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This week in motorsport history: 25th December – 31st December

As 2023 draws to a close, some big names in motorsport celebrate their birthday, sharing an anniversary with a Titanic title decider

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The final week of 2023 coincides with important birthdays and events in motorsport. 

Louis Chevrolet is an icon of the automotive and racing world (Image Credit: Chevrolet)
Louis Chevrolet is an icon of the automotive and racing world (Image Credit: Chevrolet)
25th of December 1878 – Louis Chevrolet is born in Switzerland.

Louis Chevrolet was born on Christmas Day, 1878. He and his brothers Arthur and Gaston would make racing history. Louis and Arthur were born in Switzerland, although Gaston was French. Louis emigrated to Canada in 1900, moving to New York in 1901. He managed to make enough money to get his two brothers across.

But to trace Louis’s racing career, we must go back to 1905. He won three races to finish runner-up in Champ Car to Barney Oldfield. He won in New York twice, as well as in Pennsylvania. Chevrolet raced a Fiat during this time.

By 1909, he had joined Buick and raced for them in what was considered the second Champ Car season after 1905. No championship was awarded, but we know that Chevrolet won in Indiana, Massachusetts, and New York, winning more races than anyone else over the season. However, Bert Dingley was given the de facto title.

His brothers then came across, with Arthur and Louis co-creating Chevrolet in 1911 with General Motors founder William Durant, who was a friend of Louis. Arguments then happened, and in 1915, Louis co-created Frontenac, with his brothers joining soon after.

Louis then raced in 1917 and finished runner-up to Earl Cooper by 49 points, with wins in Ohio, Illinois, and NY. Gaston also raced this season, taking three podiums and finishing 13th in the standings.

The Frontenac they created was quick. In the following two years, Louis once again finished runner-up behind teammate Ralph Mulford, with the two winning six races over the season. Gaston raced the following season and finished third in the standings, winning three races. Louis also won two races and finished eighth in the standings.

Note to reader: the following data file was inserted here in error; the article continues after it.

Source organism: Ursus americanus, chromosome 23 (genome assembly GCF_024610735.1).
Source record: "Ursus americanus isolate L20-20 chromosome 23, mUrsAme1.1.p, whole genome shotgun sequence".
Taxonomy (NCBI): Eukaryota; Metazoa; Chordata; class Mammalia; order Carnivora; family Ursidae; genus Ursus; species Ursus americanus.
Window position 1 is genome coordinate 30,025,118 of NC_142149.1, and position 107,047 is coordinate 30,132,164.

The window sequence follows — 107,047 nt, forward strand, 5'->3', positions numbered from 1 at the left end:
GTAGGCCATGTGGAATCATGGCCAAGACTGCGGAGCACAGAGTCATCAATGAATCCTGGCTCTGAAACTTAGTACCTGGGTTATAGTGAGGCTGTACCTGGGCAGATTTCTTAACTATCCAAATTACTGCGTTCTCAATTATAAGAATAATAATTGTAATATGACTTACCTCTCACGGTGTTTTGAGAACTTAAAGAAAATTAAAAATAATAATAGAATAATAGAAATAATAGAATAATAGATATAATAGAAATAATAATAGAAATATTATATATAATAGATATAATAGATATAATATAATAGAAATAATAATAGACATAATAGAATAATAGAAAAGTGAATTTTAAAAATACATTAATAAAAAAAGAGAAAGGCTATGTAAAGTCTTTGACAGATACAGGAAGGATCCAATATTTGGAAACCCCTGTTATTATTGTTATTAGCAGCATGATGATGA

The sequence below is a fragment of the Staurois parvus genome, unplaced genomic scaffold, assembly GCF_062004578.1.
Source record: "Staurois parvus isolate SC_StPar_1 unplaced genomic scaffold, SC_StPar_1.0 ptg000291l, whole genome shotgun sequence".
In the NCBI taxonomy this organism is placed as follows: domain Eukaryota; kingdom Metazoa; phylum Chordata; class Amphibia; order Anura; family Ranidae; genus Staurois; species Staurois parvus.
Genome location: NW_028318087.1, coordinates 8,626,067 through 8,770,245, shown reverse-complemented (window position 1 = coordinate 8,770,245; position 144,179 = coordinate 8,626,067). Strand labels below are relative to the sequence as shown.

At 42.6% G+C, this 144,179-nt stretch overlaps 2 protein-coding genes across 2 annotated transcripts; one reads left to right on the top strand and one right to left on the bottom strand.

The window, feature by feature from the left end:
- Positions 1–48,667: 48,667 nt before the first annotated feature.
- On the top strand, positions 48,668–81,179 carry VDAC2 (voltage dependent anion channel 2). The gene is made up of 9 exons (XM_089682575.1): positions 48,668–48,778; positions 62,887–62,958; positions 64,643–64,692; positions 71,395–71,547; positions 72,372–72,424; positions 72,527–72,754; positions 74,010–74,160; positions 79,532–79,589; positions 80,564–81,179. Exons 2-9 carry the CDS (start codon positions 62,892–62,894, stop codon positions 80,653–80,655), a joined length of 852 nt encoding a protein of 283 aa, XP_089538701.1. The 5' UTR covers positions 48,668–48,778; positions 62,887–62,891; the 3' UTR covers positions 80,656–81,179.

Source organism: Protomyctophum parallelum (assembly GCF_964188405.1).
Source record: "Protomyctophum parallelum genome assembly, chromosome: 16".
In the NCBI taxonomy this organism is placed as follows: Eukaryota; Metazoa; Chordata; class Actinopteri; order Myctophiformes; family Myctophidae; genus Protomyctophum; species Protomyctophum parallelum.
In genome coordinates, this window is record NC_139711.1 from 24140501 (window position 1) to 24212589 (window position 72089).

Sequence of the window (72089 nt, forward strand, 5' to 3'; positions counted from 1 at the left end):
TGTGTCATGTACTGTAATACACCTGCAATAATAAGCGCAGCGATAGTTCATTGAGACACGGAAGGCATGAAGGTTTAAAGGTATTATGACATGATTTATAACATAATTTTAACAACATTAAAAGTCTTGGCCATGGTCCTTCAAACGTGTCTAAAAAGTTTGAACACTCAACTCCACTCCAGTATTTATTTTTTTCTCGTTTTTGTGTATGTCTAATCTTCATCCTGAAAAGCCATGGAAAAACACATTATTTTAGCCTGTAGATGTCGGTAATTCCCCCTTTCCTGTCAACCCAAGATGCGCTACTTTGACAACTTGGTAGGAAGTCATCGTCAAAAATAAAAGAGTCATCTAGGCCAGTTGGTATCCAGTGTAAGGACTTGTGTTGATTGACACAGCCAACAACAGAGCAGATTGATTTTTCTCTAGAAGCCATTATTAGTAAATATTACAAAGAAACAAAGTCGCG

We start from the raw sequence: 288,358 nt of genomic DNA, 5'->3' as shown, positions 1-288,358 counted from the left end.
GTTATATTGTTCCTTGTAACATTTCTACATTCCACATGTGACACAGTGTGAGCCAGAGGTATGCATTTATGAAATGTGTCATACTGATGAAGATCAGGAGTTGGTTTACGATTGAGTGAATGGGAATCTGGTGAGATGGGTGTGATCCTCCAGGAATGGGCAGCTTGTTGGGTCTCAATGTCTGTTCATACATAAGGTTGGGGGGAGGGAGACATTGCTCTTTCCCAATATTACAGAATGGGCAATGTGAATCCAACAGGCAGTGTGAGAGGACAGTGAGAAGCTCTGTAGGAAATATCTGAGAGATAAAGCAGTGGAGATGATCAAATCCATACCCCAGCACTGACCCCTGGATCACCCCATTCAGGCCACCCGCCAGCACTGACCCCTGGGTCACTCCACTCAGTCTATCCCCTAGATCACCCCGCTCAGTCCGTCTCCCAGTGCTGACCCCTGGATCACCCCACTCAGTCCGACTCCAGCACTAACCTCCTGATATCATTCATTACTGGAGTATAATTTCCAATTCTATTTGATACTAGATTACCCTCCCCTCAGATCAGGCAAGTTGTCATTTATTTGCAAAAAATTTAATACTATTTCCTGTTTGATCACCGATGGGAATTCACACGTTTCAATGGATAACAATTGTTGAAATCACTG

With momentum on their side, Frontenac would win the 1920 Indy 500 with Gaston, the last foreign driver to win Indy until Jim Clark in 1965, and the last French-born driver to win Indy until Simon Pagenaud in 2019. Gaston also won the Champ Car title as well, but then he died in November in an accident. Louis and Arthur never raced again. Despite winning Indy just two years prior, in 1921, with Tommy Milton, Frontenac filed for bankruptcy after a failed merger with Stutz.

However, Durant kept the Chevrolet name alive through GM in 1918. Chevrolet would become the best-selling manufacturer in America in 1929 and still exist in 2023. Despite Louis dying in 1941 of a heart attack and Arthur dying in 1946 of suicide, the Chevrolet name remains in racing.

Chevrolet provides engines for IndyCar, last winning the Indy 500 just this year with Josef Newgarden and Penske. They also won the 2022 IndyCar Series with Will Power and Penske. Unlike many of the car manufacturers of the 1910s, Chevrolet remains a big brand worldwide. Louis and Arthur created a formidable legacy.

27th of December 1900 – Hans Stuck is born.
Hans Stuck was one of F1's oldest drivers (Image Credit: Fahrtraum)
Hans Stuck was one of F1’s oldest drivers (Image Credit: Fahrtraum)

Born in Warsaw in 1900, Stuck is the first Polish-born F1 driver. Although Adolf Brudes and Robert Kubica were also born in Poland, Kubica is the only driver to represent the country.

Stuck started racing in the early 1930s. Due to knowing Adolf Hitler, he was able to race for Auto Union from 1934 to 1939. Audi and several other manufacturers ran Auto Union. People involved in Hitler’s racing project included the likes of Ferdinand Porsche, Luigi Fagioli, Rudolf Caracciola, Manfred von Brauchitsch, Hermann Lang, Achille Varzi, Paul Pietsch and Bernd Rosemeyer.

Stuck started racing for Auto Union and won three races in 1934, more than any other driver. Taking the old system of major races into account (Monaco, France, Belgium, Spain, Switzerland, Italy and Germany), as well as a different points system, Stuck would have finished second in the standings behind Louis Chiron as a withdrawal from the Belgian GP cost him and Fagioli dearly.

Due to their funding, Auto Union and Daimler-Benz were unstoppable. Stuck being Auto Union’s best driver in 1935, he won the Italian Grand Prix at Monza. In his first season, he finished fifth in the standings, with second place also coming in Germany behind Tazio Nuvolari. Nuvolari shocked the entire field by winning in front of Hitler, who had pre-prepared the German national anthem to be played.